UTOPIA: Who, what, when, where and why you needed to be there

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This past Sunday, June 30 marked the last day of Pride Month; and the month-long celebration of the LGBTQ+ community and the progress it has made certainly ended on a high. The legendary NYC Pride March took place, beginning at 12 p.m. and stretching late into the evening, making it the biggest LGBTQ+ pride parade in the world. The celebration didn’t stop with the parade but continued into the night with UTOPIA, the closing party that resembled something out of a dream, making the event live up to its name.

UTOPIA was produced by Jake Resnicow and wrapped up the Pride 2019 Festival, the biggest Pride music festival in history. An event as legendary as this one certainly had a lot to live up to, but there’s no doubt that UTOPIA met the highest of expectations and then some. Here’s the breakdown of who, what, when, where and why UTOPIA was the essential Pride event of the season.

Who? 

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Kygo was the main headliner of the night, but he certainly wasn’t the only source of entertainment. UTOPIA featured a lineup of multiple artists and DJs, all of whom put on an incredible performance for the last day of Pride.

DJ Leomeo was the one working the crowd for the majority of the beginning of the event, playing a range of music from remixes of popular songs to house music in order to keep the audience excited. Interspersed between Leomeo’s set were performances from other artists on the lineup, such as Kiiara and JHart, who each performed a few songs.

Both Kiiara and JHart were able to command the stage and audience despite the cavernous venue. The crowd reacted especially well when Kiiara played her hit song “Gold” (queue it up on Spotify, you’ll recognize it) and when JHart did of a fun cover of Kelly Clarkson’s “Since U Been Gone.”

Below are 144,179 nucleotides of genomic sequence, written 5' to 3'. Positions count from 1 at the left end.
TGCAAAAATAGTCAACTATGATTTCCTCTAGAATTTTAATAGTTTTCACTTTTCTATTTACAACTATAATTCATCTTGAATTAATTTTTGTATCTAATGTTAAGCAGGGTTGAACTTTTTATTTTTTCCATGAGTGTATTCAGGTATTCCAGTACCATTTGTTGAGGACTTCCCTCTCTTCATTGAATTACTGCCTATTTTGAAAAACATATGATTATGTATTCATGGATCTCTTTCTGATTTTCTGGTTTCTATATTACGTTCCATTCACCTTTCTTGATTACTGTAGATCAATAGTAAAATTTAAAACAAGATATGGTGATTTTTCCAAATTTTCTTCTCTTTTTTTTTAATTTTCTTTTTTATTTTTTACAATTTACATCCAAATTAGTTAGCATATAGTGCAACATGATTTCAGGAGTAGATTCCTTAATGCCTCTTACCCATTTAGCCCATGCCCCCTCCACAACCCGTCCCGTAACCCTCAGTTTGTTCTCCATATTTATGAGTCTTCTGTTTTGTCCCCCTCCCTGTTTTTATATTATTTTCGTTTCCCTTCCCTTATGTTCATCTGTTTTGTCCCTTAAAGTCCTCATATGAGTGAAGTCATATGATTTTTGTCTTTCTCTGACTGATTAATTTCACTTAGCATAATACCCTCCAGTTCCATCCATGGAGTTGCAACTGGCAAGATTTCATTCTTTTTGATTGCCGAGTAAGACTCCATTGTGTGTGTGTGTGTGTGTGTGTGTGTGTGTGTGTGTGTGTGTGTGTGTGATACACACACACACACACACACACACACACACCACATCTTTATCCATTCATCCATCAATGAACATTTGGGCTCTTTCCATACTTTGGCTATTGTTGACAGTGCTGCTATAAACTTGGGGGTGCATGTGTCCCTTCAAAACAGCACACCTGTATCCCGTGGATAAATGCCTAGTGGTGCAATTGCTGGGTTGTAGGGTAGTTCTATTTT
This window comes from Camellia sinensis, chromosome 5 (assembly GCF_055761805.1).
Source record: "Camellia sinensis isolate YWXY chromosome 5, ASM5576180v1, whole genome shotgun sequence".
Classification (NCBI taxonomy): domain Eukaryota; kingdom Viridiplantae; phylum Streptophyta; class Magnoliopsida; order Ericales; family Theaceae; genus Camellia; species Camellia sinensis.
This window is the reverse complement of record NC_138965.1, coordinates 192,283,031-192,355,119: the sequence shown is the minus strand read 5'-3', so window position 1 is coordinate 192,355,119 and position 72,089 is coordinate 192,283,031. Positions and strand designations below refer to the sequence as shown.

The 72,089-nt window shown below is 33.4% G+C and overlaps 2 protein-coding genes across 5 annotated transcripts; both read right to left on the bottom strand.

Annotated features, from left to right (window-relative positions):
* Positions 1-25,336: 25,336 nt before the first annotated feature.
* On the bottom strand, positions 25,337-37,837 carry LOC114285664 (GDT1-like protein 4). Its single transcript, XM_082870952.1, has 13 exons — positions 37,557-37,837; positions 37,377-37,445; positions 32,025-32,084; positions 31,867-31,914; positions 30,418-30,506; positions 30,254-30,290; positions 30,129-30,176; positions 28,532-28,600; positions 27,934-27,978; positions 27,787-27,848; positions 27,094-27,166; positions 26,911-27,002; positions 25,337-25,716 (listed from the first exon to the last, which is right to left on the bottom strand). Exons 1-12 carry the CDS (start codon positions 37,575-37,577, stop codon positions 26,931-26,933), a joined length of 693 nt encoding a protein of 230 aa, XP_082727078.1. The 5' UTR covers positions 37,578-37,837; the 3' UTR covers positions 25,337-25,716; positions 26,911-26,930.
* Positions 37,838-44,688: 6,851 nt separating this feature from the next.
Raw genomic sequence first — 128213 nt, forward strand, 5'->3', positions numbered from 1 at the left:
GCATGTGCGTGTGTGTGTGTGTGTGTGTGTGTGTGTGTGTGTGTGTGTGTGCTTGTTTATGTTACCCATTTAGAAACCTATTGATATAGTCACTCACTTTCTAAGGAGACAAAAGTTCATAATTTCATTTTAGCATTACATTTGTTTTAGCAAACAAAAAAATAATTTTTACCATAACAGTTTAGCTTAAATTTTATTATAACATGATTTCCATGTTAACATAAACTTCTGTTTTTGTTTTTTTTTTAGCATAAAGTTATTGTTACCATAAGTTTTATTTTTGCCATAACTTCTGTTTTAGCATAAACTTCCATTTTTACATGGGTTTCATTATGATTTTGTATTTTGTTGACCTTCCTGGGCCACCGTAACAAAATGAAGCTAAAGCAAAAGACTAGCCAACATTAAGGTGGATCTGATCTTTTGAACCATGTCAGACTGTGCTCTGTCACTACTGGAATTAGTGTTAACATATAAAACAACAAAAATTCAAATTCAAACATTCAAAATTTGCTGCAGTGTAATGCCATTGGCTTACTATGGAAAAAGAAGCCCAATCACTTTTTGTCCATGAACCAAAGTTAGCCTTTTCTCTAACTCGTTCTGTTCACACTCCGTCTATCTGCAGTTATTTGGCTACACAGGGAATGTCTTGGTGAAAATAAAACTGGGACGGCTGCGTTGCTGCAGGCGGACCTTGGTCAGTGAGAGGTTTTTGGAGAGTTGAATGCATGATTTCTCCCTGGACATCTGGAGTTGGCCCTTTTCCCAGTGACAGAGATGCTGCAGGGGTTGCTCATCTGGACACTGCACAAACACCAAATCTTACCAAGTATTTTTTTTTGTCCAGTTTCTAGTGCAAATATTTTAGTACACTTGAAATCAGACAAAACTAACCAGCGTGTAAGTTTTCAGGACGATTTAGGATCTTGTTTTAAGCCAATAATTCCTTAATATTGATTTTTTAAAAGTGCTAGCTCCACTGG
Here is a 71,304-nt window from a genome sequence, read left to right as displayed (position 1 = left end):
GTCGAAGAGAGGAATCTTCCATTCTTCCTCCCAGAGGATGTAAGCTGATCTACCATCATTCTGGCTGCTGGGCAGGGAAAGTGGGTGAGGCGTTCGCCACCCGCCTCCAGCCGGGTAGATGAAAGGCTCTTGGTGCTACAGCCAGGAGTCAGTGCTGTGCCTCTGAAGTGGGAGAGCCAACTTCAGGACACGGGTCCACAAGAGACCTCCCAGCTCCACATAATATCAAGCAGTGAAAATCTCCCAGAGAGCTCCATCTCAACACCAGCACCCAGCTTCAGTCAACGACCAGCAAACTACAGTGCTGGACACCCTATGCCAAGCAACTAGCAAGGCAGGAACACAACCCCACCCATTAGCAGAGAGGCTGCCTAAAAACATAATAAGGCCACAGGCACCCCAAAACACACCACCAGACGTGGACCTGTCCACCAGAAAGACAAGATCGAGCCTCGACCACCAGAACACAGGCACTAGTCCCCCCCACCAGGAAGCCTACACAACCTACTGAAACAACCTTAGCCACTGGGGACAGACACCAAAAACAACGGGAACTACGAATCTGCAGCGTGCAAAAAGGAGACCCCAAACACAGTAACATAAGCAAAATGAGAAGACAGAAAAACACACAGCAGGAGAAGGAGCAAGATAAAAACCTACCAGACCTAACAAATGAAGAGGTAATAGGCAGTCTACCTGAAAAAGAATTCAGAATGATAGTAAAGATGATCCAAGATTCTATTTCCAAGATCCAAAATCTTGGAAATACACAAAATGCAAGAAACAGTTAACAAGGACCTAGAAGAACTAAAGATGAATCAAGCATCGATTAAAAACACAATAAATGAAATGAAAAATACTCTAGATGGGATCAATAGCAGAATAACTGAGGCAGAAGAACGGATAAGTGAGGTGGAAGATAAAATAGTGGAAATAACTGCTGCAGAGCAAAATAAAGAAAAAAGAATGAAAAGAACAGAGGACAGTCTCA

The real star of the show, of course, was Kygo. The legendary Norwegian DJ began his set at the piano, which rose high into the air as the riser elevated; it’s clear that the producer knows how to make an entrance. A Cirque du Soleil acrobat then came down from the ceiling on an aerial hoop, performing a complicated routine as Kygo accompanied him after switching out his piano for his DJ equipment.

From there, the party was only just getting started. Kygo had an incredible energy, switching from his popular radio hits like “It Ain’t Me” (with Selena Gomez) and “Happy Now” (with Sandro Cavazza) to remixes of old classics like “Boogie Wonderland” by Earth, Wind & Fire to true house music.

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Kygo also brought out some guests of his own. Justin Jesso came out to sing his vocals on “Stargazing” and Parson James made an appearance for “Stole the Show,” both providing an added layer of energy and rawness to the performance.

Toward the end of his set, an entire strings section came out to play alongside Kygo. This orchestra was composed entirely of women, each wearing a different-colored dress so that together they made up the rainbow that adorns the Pride flag.